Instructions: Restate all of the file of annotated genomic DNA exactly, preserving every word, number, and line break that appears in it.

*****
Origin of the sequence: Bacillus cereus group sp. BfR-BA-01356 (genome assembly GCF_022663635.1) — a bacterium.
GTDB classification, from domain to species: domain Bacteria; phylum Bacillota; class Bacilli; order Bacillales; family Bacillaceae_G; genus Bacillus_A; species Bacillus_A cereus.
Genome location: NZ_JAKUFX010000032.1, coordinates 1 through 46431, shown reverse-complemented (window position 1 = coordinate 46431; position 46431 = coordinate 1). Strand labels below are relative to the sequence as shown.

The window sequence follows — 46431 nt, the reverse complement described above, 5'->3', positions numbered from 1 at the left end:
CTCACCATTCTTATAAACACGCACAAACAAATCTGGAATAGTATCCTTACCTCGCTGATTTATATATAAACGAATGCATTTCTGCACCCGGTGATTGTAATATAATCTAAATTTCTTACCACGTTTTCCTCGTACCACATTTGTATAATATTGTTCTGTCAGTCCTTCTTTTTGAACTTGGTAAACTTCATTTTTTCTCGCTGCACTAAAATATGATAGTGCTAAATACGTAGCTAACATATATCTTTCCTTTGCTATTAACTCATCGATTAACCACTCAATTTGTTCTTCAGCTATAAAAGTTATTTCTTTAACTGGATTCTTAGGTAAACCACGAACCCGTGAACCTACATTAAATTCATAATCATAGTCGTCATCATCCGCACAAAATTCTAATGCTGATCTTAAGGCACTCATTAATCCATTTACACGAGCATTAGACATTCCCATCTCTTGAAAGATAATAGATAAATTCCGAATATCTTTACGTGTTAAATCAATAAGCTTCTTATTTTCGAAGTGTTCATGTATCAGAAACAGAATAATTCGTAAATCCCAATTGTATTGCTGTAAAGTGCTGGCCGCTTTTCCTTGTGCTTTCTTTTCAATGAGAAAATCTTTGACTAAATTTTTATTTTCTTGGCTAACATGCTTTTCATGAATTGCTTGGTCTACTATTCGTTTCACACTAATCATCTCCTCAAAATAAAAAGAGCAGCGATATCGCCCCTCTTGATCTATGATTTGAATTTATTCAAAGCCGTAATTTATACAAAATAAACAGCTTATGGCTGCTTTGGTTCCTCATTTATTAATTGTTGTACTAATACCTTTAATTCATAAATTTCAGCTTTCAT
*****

Origin of the sequence: Bacillus cereus group sp. BfR-BA-01356 (genome assembly GCF_022663635.1) — a bacterium.
GTDB classification, from domain to species: domain Bacteria; phylum Bacillota; class Bacilli; order Bacillales; family Bacillaceae_G; genus Bacillus_A; species Bacillus_A cereus.
Genome location: NZ_JAKUFX010000032.1, coordinates 1 through 46431, shown reverse-complemented (window position 1 = coordinate 46431; position 46431 = coordinate 1). Strand labels below are relative to the sequence as shown.

The window sequence follows — 46431 nt, the reverse complement described above, 5'->3', positions numbered from 1 at the left end:
CTCACCATTCTTATAAACACGCACAAACAAATCTGGAATAGTATCCTTACCTCGCTGATTTATATATAAACGAATGCATTTCTGCACCCGGTGATTGTAATATAATCTAAATTTCTTACCACGTTTTCCTCGTACCACATTTGTATAATATTGTTCTGTCAGTCCTTCTTTTTGAACTTGGTAAACTTCATTTTTTCTCGCTGCACTAAAATATGATAGTGCTAAATACGTAGCTAACATATATCTTTCCTTTGCTATTAACTCATCGATTAACCACTCAATTTGTTCTTCAGCTATAAAAGTTATTTCTTTAACTGGATTCTTAGGTAAACCACGAACCCGTGAACCTACATTAAATTCATAATCATAGTCGTCATCATCCGCACAAAATTCTAATGCTGATCTTAAGGCACTCATTAATCCATTTACACGAGCATTAGACATTCCCATCTCTTGAAAGATAATAGATAAATTCCGAATATCTTTACGTGTTAAATCAATAAGCTTCTTATTTTCGAAGTGTTCATGTATCAGAAACAGAATAATTCGTAAATCCCAATTGTATTGCTGTAAAGTGCTGGCCGCTTTTCCTTGTGCTTTCTTTTCAATGAGAAAATCTTTGACTAAATTTTTATTTTCTTGGCTAACATGCTTTTCATGAATTGCTTGGTCTACTATTCGTTTCACACTAATCATCTCCTCAAAATAAAAAGAGCAGCGATATCGCCCCTCTTGATCTATGATTTGAATTTATTCAAAGCCGTAATTTATACAAAATAAACAGCTTATGGCTGCTTTGGTTCCTCATTTATTAATTGTTGTACTAATACCTTTAATTCATAAATTTCAGCTTTCAT